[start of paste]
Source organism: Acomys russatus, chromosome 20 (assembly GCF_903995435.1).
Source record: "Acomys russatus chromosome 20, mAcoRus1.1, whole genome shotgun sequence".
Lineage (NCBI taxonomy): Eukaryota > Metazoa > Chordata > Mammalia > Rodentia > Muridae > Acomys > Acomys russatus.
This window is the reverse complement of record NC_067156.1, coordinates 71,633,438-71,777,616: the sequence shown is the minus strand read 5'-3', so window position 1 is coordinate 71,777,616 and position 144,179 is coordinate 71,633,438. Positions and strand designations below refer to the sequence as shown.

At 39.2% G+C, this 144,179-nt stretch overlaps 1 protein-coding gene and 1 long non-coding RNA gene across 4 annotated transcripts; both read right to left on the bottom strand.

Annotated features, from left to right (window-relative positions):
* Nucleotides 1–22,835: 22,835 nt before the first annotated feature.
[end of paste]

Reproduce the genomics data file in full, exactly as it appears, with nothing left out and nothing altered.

Source organism: Acomys russatus, chromosome 20 (assembly GCF_903995435.1).
Source record: "Acomys russatus chromosome 20, mAcoRus1.1, whole genome shotgun sequence".
Lineage (NCBI taxonomy): Eukaryota > Metazoa > Chordata > Mammalia > Rodentia > Muridae > Acomys > Acomys russatus.
This window is the reverse complement of record NC_067156.1, coordinates 71,633,438-71,777,616: the sequence shown is the minus strand read 5'-3', so window position 1 is coordinate 71,777,616 and position 144,179 is coordinate 71,633,438. Positions and strand designations below refer to the sequence as shown.

At 39.2% G+C, this 144,179-nt stretch overlaps 1 protein-coding gene and 1 long non-coding RNA gene across 4 annotated transcripts; both read right to left on the bottom strand.

Annotated features, from left to right (window-relative positions):
* Nucleotides 1–22,835: 22,835 nt before the first annotated feature.